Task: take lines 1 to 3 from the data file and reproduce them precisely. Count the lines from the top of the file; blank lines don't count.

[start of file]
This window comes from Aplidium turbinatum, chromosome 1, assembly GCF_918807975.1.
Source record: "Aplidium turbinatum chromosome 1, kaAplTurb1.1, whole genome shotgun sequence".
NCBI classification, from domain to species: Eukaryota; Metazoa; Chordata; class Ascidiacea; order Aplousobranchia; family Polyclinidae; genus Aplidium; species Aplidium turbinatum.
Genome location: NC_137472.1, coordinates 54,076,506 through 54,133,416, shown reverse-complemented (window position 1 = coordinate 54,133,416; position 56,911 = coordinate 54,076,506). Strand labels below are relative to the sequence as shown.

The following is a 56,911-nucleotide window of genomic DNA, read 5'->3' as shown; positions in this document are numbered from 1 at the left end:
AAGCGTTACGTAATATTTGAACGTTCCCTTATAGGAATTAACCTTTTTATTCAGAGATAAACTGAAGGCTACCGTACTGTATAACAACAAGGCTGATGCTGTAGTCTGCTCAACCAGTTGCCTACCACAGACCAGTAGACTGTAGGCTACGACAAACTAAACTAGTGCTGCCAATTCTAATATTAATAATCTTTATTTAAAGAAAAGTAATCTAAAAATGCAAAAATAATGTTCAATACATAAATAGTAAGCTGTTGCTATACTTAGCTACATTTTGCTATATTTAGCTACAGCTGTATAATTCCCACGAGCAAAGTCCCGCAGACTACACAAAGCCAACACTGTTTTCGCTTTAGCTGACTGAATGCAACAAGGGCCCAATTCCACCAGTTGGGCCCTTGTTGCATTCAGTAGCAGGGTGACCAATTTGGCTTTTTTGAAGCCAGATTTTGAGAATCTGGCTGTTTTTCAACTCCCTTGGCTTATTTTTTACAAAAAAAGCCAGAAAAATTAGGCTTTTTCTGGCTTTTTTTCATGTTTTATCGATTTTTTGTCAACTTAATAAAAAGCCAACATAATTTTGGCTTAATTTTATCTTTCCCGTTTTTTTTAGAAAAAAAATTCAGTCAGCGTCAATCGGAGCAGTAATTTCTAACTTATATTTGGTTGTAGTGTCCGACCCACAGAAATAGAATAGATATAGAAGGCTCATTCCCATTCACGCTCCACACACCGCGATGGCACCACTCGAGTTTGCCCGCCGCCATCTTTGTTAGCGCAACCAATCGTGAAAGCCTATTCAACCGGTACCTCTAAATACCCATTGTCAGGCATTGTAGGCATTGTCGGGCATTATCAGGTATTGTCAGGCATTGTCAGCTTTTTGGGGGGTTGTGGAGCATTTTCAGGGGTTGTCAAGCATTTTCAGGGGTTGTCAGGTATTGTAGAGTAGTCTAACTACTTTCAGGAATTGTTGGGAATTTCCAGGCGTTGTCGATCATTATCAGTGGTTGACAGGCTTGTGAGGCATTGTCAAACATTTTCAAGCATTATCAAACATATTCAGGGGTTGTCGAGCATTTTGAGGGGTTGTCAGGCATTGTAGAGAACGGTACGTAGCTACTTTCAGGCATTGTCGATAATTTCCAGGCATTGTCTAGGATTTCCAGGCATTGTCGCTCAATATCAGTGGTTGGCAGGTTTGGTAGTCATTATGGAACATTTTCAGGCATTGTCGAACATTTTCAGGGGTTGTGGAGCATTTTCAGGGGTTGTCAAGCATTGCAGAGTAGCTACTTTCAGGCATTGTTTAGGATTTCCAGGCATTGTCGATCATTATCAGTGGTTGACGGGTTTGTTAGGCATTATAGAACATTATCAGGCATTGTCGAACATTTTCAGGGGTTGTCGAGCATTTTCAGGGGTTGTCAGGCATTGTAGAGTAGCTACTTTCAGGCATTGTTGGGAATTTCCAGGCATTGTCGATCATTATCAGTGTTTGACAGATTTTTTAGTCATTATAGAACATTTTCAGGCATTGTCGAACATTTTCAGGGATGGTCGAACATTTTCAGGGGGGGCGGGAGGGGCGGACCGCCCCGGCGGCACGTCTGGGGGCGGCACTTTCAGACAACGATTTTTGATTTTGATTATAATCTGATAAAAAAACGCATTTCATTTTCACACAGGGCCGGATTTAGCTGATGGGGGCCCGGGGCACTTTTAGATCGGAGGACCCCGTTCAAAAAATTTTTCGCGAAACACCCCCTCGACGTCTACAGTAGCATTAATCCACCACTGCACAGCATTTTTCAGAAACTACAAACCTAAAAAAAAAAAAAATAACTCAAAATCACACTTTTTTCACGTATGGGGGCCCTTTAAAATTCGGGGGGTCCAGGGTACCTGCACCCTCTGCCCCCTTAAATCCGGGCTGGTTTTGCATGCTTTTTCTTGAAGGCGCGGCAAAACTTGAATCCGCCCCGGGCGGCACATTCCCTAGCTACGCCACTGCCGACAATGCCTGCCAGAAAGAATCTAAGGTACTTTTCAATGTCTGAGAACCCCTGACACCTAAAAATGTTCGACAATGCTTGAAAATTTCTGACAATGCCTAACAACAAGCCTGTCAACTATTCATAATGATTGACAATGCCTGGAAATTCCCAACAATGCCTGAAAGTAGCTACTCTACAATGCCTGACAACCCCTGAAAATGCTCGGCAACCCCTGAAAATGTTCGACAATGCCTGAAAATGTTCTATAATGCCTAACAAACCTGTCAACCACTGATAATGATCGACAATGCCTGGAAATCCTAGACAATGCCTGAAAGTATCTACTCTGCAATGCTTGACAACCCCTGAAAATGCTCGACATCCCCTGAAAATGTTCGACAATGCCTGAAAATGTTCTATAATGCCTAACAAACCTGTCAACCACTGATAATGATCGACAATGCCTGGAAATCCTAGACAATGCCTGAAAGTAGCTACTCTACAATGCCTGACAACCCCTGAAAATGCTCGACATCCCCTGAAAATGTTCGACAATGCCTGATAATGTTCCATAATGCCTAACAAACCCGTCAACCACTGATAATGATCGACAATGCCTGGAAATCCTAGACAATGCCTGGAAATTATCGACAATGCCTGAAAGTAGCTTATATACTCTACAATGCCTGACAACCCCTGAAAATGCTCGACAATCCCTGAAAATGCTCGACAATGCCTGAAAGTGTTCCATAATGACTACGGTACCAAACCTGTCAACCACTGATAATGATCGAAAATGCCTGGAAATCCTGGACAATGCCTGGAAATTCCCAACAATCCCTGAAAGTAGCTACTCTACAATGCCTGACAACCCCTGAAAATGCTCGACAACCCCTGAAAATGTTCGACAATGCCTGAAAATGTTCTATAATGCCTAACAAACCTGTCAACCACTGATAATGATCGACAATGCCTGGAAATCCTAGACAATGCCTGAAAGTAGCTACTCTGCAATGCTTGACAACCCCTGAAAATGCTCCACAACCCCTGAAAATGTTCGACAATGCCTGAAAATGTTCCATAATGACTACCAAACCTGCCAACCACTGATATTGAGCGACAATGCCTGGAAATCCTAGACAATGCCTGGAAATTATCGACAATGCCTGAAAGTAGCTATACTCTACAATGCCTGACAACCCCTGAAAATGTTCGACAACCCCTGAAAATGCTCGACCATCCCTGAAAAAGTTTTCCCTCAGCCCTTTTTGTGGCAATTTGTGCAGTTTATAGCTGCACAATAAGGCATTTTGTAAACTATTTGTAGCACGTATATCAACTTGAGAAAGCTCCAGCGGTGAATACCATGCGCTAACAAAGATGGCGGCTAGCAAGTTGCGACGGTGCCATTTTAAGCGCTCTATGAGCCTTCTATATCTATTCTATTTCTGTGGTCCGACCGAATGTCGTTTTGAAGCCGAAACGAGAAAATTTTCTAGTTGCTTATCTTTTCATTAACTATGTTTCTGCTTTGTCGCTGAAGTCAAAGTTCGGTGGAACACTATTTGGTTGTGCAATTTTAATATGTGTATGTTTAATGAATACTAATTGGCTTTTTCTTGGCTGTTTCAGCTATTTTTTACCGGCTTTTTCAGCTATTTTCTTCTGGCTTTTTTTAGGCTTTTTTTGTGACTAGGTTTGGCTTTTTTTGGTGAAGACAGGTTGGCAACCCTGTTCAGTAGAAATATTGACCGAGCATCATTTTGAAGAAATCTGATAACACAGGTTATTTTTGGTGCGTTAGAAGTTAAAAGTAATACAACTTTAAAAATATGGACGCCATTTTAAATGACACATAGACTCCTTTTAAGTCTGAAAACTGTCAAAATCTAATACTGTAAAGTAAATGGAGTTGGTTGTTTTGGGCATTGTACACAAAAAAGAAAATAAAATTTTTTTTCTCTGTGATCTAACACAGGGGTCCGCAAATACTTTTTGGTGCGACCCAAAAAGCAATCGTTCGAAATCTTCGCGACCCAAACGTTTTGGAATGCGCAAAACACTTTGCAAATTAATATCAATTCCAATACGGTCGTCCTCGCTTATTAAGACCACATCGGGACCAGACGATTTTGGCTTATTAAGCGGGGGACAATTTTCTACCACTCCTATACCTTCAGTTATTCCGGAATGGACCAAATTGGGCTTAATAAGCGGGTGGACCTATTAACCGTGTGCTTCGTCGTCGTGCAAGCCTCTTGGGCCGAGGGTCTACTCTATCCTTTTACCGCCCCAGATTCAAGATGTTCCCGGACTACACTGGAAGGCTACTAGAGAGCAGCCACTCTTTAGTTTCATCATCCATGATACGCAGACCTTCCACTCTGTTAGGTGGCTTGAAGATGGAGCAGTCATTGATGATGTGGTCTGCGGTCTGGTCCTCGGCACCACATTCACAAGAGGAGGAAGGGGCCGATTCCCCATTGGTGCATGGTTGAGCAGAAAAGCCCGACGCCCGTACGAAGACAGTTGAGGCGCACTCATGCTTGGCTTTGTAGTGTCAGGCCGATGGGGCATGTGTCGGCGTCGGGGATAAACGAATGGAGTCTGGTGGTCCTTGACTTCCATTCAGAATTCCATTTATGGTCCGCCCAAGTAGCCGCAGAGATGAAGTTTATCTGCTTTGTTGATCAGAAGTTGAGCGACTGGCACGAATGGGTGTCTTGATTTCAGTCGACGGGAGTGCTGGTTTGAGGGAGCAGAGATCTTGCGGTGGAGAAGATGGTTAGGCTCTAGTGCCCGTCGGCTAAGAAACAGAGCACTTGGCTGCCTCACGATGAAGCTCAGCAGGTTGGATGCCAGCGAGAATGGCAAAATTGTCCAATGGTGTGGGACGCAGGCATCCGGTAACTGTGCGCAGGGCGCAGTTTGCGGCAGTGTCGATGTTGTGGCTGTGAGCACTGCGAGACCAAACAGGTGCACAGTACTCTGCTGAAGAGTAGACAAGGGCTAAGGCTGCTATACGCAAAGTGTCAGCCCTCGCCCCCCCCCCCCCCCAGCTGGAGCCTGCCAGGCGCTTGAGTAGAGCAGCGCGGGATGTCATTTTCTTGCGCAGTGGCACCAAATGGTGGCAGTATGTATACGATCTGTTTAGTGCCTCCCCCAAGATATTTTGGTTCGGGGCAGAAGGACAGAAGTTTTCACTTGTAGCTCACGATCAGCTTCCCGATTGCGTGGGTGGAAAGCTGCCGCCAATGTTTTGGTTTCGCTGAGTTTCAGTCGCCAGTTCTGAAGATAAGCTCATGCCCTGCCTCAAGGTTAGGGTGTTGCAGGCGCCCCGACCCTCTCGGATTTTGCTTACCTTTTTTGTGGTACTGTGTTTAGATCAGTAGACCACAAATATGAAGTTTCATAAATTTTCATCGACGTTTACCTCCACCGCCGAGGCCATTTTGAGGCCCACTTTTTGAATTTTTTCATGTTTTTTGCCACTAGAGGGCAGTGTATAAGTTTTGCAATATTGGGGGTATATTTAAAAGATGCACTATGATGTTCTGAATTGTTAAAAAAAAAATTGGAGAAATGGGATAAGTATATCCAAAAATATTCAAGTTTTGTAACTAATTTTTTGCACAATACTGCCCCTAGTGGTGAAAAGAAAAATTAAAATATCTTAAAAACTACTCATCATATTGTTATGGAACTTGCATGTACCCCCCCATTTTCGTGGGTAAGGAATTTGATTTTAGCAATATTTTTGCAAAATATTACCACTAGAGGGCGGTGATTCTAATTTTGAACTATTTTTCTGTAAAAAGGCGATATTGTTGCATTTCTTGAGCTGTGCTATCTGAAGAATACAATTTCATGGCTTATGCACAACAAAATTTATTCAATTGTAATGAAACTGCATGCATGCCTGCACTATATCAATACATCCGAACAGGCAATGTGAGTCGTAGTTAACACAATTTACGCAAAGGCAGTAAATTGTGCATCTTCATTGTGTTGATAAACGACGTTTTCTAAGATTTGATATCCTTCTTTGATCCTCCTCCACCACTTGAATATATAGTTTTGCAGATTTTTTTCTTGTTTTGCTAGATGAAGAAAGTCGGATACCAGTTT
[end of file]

This window comes from Aplidium turbinatum, chromosome 1, assembly GCF_918807975.1.
Source record: "Aplidium turbinatum chromosome 1, kaAplTurb1.1, whole genome shotgun sequence".
NCBI classification, from domain to species: Eukaryota; Metazoa; Chordata; class Ascidiacea; order Aplousobranchia; family Polyclinidae; genus Aplidium; species Aplidium turbinatum.